I grasp the ivy in terror and try to right myself while my guide, who is several yards ahead under pine trees turns around the rocky face and disappears from view. My heart is hammering so hard that I can’t see straight, which only makes me cling to the ivy even tighter.

“Hey!” I try and call out after him, but my voice is just a squeak; my vocal chords not yet recovered from the near death experience.

“Hey hold on!” I call louder this time as I gingerly dislodge my foot from the vine and shakily jog to catch up, letting out an immense sigh of relief as I leave the treacherous path behind and round the bend to find it…empty.

“Hello, where’d you go!?” I throw my hands up hopelessly. There’s no reply except for an ominous rumbling of thunder overhead.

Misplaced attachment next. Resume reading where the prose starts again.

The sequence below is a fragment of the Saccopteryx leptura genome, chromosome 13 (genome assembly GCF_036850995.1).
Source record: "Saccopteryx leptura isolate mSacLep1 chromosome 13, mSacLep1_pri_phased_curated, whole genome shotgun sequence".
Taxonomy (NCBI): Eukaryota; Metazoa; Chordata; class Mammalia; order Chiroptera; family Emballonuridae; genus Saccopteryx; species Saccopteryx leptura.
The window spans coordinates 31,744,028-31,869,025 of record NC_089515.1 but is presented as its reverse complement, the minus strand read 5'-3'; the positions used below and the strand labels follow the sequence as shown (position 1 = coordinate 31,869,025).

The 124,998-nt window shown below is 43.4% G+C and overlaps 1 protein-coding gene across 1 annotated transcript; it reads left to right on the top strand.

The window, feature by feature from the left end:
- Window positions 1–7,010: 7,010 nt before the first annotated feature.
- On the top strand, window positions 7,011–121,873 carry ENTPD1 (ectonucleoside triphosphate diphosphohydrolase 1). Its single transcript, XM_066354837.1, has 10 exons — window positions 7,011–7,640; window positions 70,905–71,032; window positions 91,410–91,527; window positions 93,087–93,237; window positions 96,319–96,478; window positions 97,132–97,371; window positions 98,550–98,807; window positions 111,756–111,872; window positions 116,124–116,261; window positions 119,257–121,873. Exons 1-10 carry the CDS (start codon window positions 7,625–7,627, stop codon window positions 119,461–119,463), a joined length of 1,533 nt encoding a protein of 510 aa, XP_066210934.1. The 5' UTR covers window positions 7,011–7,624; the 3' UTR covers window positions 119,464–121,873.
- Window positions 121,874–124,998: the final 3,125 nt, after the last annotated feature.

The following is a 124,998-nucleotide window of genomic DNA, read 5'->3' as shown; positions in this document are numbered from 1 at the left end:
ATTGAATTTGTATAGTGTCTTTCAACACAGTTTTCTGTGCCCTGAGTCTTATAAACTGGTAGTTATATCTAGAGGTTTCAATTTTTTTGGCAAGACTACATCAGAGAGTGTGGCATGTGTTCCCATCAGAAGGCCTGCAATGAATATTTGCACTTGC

Great, just great. I mutter to myself, gritting my teeth in frustration. I’m thousands of feet above sea level in a forest that I have never been in before with a storm brewing to boot. Before I can kick a tree, something cold hits me right smack in the middle of my head, sending shivers up my spine. Another one hits me on the shoulder, and then rain starts dropping everywhere, including on me. I look at the sky, my temper matching it’s attitude.


A clap of thunder bites my sarcasm in the bud and causes my heart to speed up a beat. What now? I glance up and down the trail in despair as gooseflesh breaks out on my arms, a reaction to the bitingly cold rain. My mind is telling me to go back the way I came. But that would require using the death-tauntingly narrow path between the mountain’s side and a three hundred foot drop down on some very pointy looking rocks–in the middle of a pelting thunderstorm.